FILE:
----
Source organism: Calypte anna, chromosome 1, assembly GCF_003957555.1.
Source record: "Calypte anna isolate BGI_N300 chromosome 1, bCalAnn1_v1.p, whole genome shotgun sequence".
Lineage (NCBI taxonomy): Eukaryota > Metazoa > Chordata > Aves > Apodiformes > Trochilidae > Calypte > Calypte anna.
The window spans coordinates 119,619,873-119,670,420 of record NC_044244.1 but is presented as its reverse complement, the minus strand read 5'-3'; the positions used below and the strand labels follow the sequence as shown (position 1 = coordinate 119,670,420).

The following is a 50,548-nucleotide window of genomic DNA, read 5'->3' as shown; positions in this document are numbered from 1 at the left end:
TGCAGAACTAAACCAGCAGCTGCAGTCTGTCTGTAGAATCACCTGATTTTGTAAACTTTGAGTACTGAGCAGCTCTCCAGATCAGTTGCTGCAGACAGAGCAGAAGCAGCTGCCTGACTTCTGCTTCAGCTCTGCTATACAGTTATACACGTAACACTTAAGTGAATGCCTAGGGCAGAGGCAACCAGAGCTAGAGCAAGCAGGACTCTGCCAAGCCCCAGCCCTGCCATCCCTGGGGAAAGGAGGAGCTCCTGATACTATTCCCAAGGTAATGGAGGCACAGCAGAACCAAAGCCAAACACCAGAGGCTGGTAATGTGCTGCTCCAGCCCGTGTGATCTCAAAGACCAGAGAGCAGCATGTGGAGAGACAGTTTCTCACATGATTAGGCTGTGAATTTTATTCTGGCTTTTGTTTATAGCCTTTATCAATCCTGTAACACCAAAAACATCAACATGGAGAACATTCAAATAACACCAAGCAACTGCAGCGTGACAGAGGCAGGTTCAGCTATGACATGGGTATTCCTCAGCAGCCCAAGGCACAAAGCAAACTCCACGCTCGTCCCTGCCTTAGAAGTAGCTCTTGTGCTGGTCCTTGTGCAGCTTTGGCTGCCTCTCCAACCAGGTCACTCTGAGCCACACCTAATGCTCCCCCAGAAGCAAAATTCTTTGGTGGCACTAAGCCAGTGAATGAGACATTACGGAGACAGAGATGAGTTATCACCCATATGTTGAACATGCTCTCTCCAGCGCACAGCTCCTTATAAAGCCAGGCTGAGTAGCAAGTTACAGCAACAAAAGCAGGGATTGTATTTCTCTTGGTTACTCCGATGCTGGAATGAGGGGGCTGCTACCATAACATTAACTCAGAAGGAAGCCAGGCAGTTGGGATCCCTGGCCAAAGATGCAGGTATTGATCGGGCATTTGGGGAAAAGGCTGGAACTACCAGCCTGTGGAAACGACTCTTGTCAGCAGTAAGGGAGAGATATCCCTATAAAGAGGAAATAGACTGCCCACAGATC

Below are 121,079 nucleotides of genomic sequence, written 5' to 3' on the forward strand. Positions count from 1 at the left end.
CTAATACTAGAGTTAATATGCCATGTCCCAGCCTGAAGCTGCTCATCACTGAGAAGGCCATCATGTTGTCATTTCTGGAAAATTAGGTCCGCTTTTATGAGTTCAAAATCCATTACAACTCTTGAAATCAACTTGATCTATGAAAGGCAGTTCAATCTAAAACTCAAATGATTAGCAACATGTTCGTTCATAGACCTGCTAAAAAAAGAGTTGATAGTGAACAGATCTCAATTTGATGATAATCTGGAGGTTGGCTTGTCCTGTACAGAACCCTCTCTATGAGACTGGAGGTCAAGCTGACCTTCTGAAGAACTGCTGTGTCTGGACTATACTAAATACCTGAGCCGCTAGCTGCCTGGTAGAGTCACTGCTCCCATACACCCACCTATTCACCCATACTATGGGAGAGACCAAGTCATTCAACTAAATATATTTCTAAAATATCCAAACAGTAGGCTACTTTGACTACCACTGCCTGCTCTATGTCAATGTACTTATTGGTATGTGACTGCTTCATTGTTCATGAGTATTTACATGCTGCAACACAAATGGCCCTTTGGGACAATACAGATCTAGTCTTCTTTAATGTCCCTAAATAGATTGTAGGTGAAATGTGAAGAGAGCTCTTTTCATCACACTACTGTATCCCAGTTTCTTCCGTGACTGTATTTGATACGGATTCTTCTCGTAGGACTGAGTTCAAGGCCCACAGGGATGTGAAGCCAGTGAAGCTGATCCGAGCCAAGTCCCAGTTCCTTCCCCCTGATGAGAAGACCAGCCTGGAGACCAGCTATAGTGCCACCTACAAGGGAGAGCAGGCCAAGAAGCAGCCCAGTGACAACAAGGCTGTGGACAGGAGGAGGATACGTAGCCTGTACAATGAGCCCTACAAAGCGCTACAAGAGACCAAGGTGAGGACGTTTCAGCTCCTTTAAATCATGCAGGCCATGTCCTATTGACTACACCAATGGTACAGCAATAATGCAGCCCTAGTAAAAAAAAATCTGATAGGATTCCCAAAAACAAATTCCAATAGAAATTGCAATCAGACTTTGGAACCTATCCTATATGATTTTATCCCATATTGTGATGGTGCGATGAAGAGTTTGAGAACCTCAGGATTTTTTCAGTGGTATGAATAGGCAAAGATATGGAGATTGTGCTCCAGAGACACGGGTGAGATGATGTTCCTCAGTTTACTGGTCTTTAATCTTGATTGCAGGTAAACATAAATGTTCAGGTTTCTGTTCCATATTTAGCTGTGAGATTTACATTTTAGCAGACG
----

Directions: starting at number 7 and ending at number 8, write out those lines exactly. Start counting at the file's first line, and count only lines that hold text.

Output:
Below are 121,079 nucleotides of genomic sequence, written 5' to 3' on the forward strand. Positions count from 1 at the left end.
CTAATACTAGAGTTAATATGCCATGTCCCAGCCTGAAGCTGCTCATCACTGAGAAGGCCATCATGTTGTCATTTCTGGAAAATTAGGTCCGCTTTTATGAGTTCAAAATCCATTACAACTCTTGAAATCAACTTGATCTATGAAAGGCAGTTCAATCTAAAACTCAAATGATTAGCAACATGTTCGTTCATAGACCTGCTAAAAAAAGAGTTGATAGTGAACAGATCTCAATTTGATGATAATCTGGAGGTTGGCTTGTCCTGTACAGAACCCTCTCTATGAGACTGGAGGTCAAGCTGACCTTCTGAAGAACTGCTGTGTCTGGACTATACTAAATACCTGAGCCGCTAGCTGCCTGGTAGAGTCACTGCTCCCATACACCCACCTATTCACCCATACTATGGGAGAGACCAAGTCATTCAACTAAATATATTTCTAAAATATCCAAACAGTAGGCTACTTTGACTACCACTGCCTGCTCTATGTCAATGTACTTATTGGTATGTGACTGCTTCATTGTTCATGAGTATTTACATGCTGCAACACAAATGGCCCTTTGGGACAATACAGATCTAGTCTTCTTTAATGTCCCTAAATAGATTGTAGGTGAAATGTGAAGAGAGCTCTTTTCATCACACTACTGTATCCCAGTTTCTTCCGTGACTGTATTTGATACGGATTCTTCTCGTAGGACTGAGTTCAAGGCCCACAGGGATGTGAAGCCAGTGAAGCTGATCCGAGCCAAGTCCCAGTTCCTTCCCCCTGATGAGAAGACCAGCCTGGAGACCAGCTATAGTGCCACCTACAAGGGAGAGCAGGCCAAGAAGCAGCCCAGTGACAACAAGGCTGTGGACAGGAGGAGGATACGTAGCCTGTACAATGAGCCCTACAAAGCGCTACAAGAGACCAAGGTGAGGACGTTTCAGCTCCTTTAAATCATGCAGGCCATGTCCTATTGACTACACCAATGGTACAGCAATAATGCAGCCCTAGTAAAAAAAAATCTGATAGGATTCCCAAAAACAAATTCCAATAGAAATTGCAATCAGACTTTGGAACCTATCCTATATGATTTTATCCCATATTGTGATGGTGCGATGAAGAGTTTGAGAACCTCAGGATTTTTTCAGTGGTATGAATAGGCAAAGATATGGAGATTGTGCTCCAGAGACACGGGTGAGATGATGTTCCTCAGTTTACTGGTCTTTAATCTTGATTGCAGGTAAACATAAATGTTCAGGTTTCTGTTCCATATTTAGCTGTGAGATTTACATTTTAGCAGACG